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The Baron's Bride

The Baron's Bride

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The Baron's Bride

184 pages
3 hours
Jan 8, 2012


It is the turbulent thirteenth century and Henry III is facing rebellion by Simon de Montfort. Eva, more concerned with her own fate, is plotting how to make her father agree to her marriage with her cousin Gilbert, when she is told she is to marry the rich and influential Sir Piers de Granfort. Gilbert is poor, but they try to escape. These attempts all fail, to Eva's fury and despair, and she finally meets Sir Piers, who is not so old as she expected. She also meets the lovely widow whose eldest son is named Piers, and who looks remarkably like Sir Piers. What are they to one another? And why, if they are in love, do they not marry? Taken to her new home Eva tries to solve these puzzles.

Jan 8, 2012

About the author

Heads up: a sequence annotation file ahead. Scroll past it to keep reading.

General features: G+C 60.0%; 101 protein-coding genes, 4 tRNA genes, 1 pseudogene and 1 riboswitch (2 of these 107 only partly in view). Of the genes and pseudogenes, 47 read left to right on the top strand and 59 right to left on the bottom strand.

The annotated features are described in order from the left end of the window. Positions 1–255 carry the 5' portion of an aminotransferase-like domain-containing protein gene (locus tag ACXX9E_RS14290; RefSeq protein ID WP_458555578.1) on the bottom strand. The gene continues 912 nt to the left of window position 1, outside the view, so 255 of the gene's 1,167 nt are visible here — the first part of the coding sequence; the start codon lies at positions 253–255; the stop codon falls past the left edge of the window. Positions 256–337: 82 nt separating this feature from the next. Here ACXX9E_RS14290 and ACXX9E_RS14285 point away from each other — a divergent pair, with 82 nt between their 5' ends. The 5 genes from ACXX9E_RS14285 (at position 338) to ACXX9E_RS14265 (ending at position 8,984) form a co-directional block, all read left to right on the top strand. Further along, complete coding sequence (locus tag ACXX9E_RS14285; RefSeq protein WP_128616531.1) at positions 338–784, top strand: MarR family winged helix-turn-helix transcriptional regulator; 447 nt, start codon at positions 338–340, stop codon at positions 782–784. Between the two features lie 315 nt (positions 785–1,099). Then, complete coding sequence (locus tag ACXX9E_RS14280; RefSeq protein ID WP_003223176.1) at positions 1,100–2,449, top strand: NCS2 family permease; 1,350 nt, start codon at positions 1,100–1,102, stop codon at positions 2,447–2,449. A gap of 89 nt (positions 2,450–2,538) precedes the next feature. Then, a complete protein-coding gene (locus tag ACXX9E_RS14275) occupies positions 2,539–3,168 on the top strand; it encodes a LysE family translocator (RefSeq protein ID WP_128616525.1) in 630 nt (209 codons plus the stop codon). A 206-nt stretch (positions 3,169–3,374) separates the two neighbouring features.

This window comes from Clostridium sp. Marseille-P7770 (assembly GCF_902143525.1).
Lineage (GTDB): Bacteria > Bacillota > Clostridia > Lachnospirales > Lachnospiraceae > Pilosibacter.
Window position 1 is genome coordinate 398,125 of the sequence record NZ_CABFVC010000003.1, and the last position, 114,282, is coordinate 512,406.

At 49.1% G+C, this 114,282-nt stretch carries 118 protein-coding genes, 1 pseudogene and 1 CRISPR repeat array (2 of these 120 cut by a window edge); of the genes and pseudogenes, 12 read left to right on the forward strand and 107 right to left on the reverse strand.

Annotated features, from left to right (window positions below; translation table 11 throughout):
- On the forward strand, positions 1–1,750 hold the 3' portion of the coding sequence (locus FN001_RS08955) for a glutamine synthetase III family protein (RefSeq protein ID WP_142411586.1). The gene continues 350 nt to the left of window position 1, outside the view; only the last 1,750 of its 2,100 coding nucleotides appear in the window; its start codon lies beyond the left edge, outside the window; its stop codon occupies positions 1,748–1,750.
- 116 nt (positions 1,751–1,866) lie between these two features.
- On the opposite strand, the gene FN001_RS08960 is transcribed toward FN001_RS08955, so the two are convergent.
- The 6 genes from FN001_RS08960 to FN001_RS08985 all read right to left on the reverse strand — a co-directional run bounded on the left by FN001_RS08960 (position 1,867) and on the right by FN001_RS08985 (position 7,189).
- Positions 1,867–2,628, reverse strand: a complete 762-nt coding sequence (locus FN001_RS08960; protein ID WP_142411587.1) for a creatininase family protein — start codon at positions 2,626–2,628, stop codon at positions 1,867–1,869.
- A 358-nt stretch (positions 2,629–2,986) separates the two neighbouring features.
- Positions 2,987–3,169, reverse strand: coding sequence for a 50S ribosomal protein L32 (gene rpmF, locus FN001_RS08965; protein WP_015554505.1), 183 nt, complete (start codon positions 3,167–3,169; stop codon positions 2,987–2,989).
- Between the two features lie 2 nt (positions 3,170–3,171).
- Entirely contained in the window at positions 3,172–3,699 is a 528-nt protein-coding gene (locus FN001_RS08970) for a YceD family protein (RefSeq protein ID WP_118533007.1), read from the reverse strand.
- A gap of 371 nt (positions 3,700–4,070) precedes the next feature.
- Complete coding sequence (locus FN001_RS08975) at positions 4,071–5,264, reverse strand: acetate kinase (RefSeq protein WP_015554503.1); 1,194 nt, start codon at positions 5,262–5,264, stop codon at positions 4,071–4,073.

Most writers can't help themselves! It's a compulsion. Getting published, though, is something really special, and having been so fortunate myself I now try to help aspiring writers by handing on tips it took me years to work out. I've published over 60 titles, including four in the How To Books' Successful Writing Series, and Writing Historical Fiction for Studymates.I have judged short story competitions, been a final judge for the Harry Bowling Prize and was an adviser to the 3rd edition of Twentieth Century Romance and Historical Writers 1994. If you want to find out more about your favourite authors, consult this book. I once wrote an article on writing romantic fiction for the BBC's web page, for Valentine's day.I have given talks and workshops for the Arts Council and at most of the major Writing Conferences, and helped establish the Romantic Novelists' Association's annual conference. I was Chairman of the RNA 1991-3, ran their New Writers' Scheme and edited their newsletter. I am now a Vice-President.As well as writing I have edited books for Transita, featuring women 'of a certain age', and for Choc Lit where gorgeous heros are the norm.I was asked to write A Century of Achievement, a 290 page history of my old school, Queen Mary's High School, Walsall, and commissioned to write a book on Castles and Corvedale to accompany a new circular walk in the area.Most of my Regencies written under the pseudonym Sally James are now published in ebook format as well as many others of my out of print novels which my husband is putting into ebook format. Our daughter Debbie is helping with designing the covers. For details of all my books and my many pseudonyms see my website.